Since its 2011 Fayetteville launch by former University of Arkansas students, DataRank has achieved rarified status in the tech startup space, certainly by Arkansas standards but, really, by any measure of startup success. In addition to raising a $1.4 million funding round, DataRank was accepted into the uber-prestigious Y Combinator accelerator program in Silicon Valley in 2013.

Its platform has been featured by prominent tech publications TechCrunch and Mashable, and in a nod to contemporary American cultural relevance, DataRank even has its own Wikipedia page.

Last year, it grew its customer base that already included clients such as Clorox and ConAgra Foods by 240 percent and expanded its product portfolio. While it was at it, CEO and co-founder Ryan Frazier said the company also redesigned its core product and re-engineered its backend infrastructure.

Early on, Frazier hooked up with Innovate Arkansas. The DataRank team now includes 15 full-time employees.

“The team behind IA has been a constant support group for me since starting DataRank,” Frazier said. “They have been very actively available whenever we have needed it, and their support and guidance have been instrumental to me becoming a better leader and business owner. I can confidently say that we would not have gone as far as we have as fast as we did without their mentorship, and we will continue to keep them close to our business.”

RxResults, Little Rock

Formulary may not be as sexy as running short-code messaging campaigns for Starbucks and Corona, building giant e-commerce companies or telling businesses what their customers are saying about them on social media, but pharmacy touches virtually everyone.

And RxResults, which came out of the University of Arkansas for Medical Sciences BioVentures incubator, is offering what it likes to call its own version of health care reform through pharmacy risk management.

Its secret sauce is an evidence-based prescription drug program that enables large self-funded employers to realize prescription drug savings.

RxResults has clients in 12 states including Dillard’s; the Municipal Leagues in Arkansas, Texas and North Carolina; Crete Carrier; hospitals in Louisiana, Florida and Georgia; and the Community Health Network of Connecticut. It has worked with the Arkansas Employers Health Coalition, the University of Texas System, the Missouri High Risk Health Insurance Pool and the Clovis School District in California.

The firm has grown to 27 full-time employees and recently expanded its product offerings to include specialty pharmacy management and medication therapy management. Plus, RxResults raised a $4 million funding round in August of last year.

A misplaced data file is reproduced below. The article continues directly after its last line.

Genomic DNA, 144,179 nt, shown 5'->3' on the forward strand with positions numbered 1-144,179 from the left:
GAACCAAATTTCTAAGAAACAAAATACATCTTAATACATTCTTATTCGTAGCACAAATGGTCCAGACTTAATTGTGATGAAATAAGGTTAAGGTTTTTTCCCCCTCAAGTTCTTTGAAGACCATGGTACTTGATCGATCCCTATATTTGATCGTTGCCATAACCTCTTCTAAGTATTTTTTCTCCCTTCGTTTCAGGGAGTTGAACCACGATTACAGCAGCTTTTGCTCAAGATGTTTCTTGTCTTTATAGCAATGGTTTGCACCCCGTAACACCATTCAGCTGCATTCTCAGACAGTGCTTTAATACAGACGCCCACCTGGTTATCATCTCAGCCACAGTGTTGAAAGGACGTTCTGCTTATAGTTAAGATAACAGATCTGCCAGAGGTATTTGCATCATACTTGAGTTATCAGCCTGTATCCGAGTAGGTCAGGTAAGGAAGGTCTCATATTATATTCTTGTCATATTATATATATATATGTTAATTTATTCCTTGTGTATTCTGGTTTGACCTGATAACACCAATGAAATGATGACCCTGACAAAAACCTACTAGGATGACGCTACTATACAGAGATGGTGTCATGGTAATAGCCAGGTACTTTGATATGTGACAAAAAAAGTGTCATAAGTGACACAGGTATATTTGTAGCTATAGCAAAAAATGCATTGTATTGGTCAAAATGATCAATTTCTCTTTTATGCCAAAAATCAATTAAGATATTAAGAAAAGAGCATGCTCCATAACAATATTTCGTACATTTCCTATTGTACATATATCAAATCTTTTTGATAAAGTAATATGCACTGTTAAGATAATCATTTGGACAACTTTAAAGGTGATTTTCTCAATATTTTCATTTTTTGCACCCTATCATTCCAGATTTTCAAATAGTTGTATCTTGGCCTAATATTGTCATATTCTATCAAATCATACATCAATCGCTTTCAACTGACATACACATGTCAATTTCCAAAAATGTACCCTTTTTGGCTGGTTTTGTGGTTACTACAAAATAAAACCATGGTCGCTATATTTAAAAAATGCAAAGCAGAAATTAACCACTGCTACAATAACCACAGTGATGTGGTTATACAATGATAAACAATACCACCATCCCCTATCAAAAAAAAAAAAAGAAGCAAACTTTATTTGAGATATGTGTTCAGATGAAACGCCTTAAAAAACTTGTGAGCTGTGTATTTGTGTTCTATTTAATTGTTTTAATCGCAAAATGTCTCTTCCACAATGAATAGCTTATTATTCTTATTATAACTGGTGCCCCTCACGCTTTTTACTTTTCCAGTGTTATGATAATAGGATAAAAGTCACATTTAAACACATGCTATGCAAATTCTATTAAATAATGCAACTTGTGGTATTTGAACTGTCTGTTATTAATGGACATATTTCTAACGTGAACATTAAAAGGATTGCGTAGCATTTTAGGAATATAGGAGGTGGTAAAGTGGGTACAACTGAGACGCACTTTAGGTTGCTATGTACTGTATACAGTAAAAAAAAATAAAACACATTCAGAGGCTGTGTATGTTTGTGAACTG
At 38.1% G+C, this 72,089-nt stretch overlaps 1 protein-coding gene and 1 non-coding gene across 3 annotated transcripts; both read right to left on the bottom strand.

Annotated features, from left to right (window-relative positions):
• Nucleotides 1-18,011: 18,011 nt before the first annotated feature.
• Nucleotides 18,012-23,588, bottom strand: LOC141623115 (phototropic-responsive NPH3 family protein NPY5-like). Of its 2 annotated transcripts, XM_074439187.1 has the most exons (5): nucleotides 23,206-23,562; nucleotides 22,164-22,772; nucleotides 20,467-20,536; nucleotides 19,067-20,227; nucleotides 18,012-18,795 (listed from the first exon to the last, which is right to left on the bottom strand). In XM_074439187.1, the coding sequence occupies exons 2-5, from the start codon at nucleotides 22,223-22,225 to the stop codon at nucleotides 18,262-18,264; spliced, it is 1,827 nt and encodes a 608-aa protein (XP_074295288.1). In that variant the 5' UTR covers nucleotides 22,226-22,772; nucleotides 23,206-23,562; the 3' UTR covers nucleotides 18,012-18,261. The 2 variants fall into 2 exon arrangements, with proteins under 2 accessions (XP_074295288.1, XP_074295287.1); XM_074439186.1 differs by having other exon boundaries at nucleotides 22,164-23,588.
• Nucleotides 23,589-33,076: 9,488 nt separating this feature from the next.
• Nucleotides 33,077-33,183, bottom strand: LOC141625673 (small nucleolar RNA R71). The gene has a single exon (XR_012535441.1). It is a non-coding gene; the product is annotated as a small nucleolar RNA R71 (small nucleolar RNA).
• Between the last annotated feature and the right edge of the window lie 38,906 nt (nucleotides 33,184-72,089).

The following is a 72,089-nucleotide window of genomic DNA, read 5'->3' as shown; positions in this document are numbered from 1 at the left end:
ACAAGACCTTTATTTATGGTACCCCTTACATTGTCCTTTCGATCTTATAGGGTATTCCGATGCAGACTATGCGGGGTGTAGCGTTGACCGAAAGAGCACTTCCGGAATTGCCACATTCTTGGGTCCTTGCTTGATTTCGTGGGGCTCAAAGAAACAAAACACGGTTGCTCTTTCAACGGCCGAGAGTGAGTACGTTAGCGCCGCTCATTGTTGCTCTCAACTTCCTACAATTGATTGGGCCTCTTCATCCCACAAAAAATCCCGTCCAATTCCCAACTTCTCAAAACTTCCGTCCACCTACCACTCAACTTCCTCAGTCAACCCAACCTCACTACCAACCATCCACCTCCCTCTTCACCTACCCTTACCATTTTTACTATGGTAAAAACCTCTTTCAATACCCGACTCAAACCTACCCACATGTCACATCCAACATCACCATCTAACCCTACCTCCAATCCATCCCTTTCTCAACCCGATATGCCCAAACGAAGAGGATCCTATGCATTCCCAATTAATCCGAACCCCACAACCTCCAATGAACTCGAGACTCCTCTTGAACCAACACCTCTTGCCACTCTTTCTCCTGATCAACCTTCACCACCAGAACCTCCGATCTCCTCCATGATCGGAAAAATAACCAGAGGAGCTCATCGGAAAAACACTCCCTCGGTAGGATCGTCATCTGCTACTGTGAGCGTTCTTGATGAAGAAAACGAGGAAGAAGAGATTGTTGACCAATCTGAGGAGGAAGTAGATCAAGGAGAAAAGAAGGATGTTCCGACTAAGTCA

“IA has been instrumental in our success since inception as they helped craft our message designed to most effectively reach our target markets and also helped model our story and value proposition to the investor community as well,” said CEO Tery Baskin. “They are a critical component of the Arkansas entrepreneurial ecosystem in coordinating the relationship between startup companies and potential investors.”

Treatsie, Little Rock

Candy consumers from all 50 states and many countries are saying, “Yes, please,” and paying for Treatsie’s monthly service. Treatsie began as an idea pitched by co-founder Keith Hoelzeman at an Innovate Arkansas G60 pitch contest in Conway, after which the founders formally became IA clients. They’ve been in steady growth mode ever since, attracting funding rounds from Gravity Ventures and the Fund for Arkansas’ Future.

For now, plans call for growing monthly subscribers and the online store. Treatsie offers a line of themed boxes such as chocolate, coffee and even bacon as well as a four-tier executive gift plan. Through Treatsie, one customer discovered that she loved a sweet treat produced by a maker located just blocks from her home in Portland, Oregon.

“That’s the opposite of how we expected it would work,” co-founder Jamie Walden said. “But it’s kind of become like culinary tourism for treats. We’re excited about the potential there, where instead of just ordering candy or giving a gift, you get an experience.”

Hoelzeman said Innovate Arkansas helped place Treatsie on track to make those kinds of connections.

“They help client firms with a wide range of subjects and help you put ideas into motion,” he said. “IA’s advisers have a wealth of expertise in many categories, and they supported us and helped us network, develop our platform and pointed us in the right direction.”